At the root of the argument is a fact that would surprise many people. Although Ukraine is in a state of barely frozen conflict with Russia, the most widely organised Christian church on Ukrainian territory (and the only one which enjoys real international legitimacy) owes allegiance to the Patriarchate of Moscow. Its adherents deny being pawns of Moscow, but they are obliged to offer public prayers for Kirill, Moscow’s powerful patriarch.
Many Ukrainians feel that as a country battling to preserve its political independence, Ukraine should have a fully independent national church. As of now, there are two Orthodox bodies which operate on Ukrainian soil, but (in... Continue reading
|↑|6. North Korea presents nuclear disarmament’s biggest challenge yetЧт., 05 июля[−]
SIEGFRIED HECKER, a professor who used to run America’s nuclear laboratory at Los Alamos, recalls the most recent of the seven trips he has made to North Korea, in 2010. His hosts were showing off their sprawling Yongbyon atomic-energy complex. With a blend of shyness and defiance, they displayed an astonishing spectacle: a hall with 2,000 brand-new centrifuges, machines that enrich uranium, either for electricity or nuclear bombs.
Apparently assembled in another, unsuspected site, they had appeared in Yongbyon since Mr Hecker’s previous trip in 2008. This implied that, besides its existing plutonium-based technology, the country could make nuclear bombs from uranium. He was also shown the beginnings of a light-water reactor that could produce more plutonium. The message: “We have more nuclear capacity than you think, and you’ll never know how much…”
North Korea’s arsenal has since grown. Estimates range from 20 to 60 warheads, and its latest test was apparently of a... Continue reading
|↑|7. How Iraq was deprived of its weapons of mass destructionЧт., 05 июля[−]
ROLF EKEUS, a Swedish diplomat, once personified the most sustained effort ever undertaken to deprive a country of weapons of mass destruction (WMD). He was the leading figure in a programme to enforce peace terms on Saddam Hussein, Iraq’s dictator, in 1991, forcing him to renounce nuclear, biological and chemical weapons and long-range rockets.
His United Nations Special Commission (UNSCOM) had powers to inspect any building, to confiscate documents and to seize and destroy weapons and equipment. Its monitors scored an early success by grabbing documents pertaining to Iraq’s nuclear ambitions. And it forced Saddam to admit dabbling with germ warfare and to stop. By 1998, when UNSCOM was stood down, it had exposed Saddam’s efforts to develop all manner of deadly weapons and missiles, and largely put a stop to them.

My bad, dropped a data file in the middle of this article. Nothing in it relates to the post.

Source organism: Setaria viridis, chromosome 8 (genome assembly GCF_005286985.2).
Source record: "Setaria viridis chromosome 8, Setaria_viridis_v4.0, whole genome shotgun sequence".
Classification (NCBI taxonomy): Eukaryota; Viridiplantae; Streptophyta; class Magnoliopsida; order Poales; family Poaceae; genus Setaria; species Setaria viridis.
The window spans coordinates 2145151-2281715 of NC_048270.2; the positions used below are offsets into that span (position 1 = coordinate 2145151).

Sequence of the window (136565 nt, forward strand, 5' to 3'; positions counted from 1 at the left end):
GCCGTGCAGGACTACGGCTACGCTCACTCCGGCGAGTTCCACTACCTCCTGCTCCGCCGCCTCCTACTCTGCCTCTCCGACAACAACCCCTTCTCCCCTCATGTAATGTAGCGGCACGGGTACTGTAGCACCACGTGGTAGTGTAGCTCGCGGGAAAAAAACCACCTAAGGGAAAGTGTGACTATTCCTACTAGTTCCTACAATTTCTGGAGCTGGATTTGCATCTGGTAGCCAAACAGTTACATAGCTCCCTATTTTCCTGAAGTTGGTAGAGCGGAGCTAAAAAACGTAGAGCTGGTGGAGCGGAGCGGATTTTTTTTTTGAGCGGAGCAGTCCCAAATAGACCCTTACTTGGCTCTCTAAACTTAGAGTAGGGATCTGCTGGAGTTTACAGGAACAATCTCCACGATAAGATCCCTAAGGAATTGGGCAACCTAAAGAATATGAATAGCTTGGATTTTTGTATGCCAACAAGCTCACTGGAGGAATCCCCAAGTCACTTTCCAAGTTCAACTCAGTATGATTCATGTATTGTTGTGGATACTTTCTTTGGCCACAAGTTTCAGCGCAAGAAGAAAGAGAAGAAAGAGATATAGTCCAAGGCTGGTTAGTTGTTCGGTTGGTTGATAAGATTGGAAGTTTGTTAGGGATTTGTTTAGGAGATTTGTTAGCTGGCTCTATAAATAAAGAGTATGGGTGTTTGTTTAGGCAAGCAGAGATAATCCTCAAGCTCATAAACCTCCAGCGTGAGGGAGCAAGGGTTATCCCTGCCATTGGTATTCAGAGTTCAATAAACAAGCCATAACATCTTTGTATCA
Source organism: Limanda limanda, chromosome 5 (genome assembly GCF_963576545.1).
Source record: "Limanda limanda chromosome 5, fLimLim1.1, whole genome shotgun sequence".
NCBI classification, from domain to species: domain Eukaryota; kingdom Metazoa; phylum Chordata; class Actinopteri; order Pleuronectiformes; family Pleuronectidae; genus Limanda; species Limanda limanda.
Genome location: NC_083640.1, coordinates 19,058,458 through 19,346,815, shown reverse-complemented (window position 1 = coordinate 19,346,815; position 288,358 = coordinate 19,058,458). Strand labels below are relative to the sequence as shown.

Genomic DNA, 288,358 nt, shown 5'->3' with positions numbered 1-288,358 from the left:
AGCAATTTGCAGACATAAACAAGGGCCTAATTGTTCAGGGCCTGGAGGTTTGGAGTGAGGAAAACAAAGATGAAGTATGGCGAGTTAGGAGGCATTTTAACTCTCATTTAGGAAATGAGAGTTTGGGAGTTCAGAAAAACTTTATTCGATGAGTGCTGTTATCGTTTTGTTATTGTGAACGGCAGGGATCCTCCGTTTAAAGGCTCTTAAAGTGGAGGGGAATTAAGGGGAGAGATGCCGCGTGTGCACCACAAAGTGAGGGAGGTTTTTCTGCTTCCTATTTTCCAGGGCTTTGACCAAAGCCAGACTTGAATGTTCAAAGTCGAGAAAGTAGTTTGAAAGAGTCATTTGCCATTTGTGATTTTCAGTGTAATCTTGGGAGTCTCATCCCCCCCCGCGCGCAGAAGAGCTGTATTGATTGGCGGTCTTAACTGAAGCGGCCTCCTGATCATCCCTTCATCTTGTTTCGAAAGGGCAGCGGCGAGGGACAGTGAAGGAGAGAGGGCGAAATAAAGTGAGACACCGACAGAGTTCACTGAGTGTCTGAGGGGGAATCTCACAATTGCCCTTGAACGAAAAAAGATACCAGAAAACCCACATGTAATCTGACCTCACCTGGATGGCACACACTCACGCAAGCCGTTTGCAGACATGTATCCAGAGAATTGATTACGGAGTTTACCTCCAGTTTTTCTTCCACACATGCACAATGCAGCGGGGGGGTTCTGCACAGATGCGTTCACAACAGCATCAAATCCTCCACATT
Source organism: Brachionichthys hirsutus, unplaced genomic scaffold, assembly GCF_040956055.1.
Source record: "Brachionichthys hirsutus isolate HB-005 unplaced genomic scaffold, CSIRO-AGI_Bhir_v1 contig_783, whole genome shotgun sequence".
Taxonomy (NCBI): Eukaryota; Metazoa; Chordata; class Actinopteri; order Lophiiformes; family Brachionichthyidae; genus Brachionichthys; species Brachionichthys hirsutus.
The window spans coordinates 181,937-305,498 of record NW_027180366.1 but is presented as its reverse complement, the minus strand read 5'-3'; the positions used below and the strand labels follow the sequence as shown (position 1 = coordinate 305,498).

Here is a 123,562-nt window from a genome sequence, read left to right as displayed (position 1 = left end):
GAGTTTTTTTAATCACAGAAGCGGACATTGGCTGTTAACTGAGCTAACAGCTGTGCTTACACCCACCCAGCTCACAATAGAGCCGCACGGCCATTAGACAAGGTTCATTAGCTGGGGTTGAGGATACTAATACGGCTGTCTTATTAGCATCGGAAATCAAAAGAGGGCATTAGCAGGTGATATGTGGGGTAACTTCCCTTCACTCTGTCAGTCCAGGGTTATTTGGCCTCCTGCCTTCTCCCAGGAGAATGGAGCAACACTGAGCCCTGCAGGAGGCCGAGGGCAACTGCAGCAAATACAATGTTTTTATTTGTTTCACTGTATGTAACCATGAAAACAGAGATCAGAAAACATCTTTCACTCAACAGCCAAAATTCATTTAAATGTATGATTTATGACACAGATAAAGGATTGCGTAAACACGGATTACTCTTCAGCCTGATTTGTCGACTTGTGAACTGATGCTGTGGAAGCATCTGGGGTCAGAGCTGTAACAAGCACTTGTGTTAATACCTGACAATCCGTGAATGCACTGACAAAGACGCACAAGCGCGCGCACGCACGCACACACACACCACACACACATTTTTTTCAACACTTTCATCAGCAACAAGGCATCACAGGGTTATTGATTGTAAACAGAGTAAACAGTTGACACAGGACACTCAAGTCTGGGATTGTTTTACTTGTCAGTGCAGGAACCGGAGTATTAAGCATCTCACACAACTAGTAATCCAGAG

So Mr Ekeus had a told-you-so... Continue reading
|↑|8. Britain’s future king faces up to Jerusalem’s religious politicsПт., 29 июня[−]
THE tortured relationships between two royal families, Jerusalem, Israel and the Jews came to a head this week as Britain’s future king (and unless something changes, the future head of the Church of England) toured the city, which is held dear by three monotheistic religions.
His itinerary included the Western Wall, where he stood in prayerful silence, wearing a Jewish head-covering, and the peak known as both the Temple Mount and Haram al-Sharif, which is revered by Jews and Muslims. He also visited the Holy Sepulchre, the tomb of Jesus Christ where six Christian confessions exercise joint stewardship, but a Muslim dynasty holds the keys.
For Prince William, the emotional high point may have been a visit to the tomb of his great-grandmother, Princess Alice of Greece, in an awesomely beautiful Russian Orthodox convent on the Mount of Olives. The princess, who became a Greek Orthodox nun and battled with mental-health problems, is honoured in Israel as a “righteous Gentile” because of the help she gave a Jewish... Continue reading
|↑|9. Hospitals are learning from industry how to cut medical errorsЧт., 28 июня[−]
AFTER a brain aneurysm in 2004, Mary McClinton was admitted to Virginia Mason Medical Centre in Seattle. Preparing for an x-ray, the 69-year-old was injected not, as she should have been, with a dye that highlights blood vessels, but with chlorhexidine, an antiseptic. Both are colourless liquids. The dye is harmless; the antiseptic proved lethal. After kidney failure, a stroke and two cardiac arrests McClinton died 19 days later.
In response, Virginia Mason committed itself to improving safety. It used an unlikely model: the Toyota Production System (TPS), the Japanese carmaker’s “lean” manufacturing techniques. Nearly every part of the hospital, from radiology to recruitment, was analysed and standardised. Staff were trained to raise safety concerns. Today Virginia Mason prides itself on its safety record—and sells its take on Toyota to hospitals across the world.
Among its recent customers are five in England’s National Health Service (NHS), including University Hospitals... Continue reading
|↑|10. AwardЧт., 28 июня[−]
On June 20th, at the Medical Journalists’ Association annual awards for health-care journalism, John McDermott, our global public-policy editor, and Natasha Loder, our health-care correspondent, both won prizes—for writing about trauma medicine and cancer, respectively.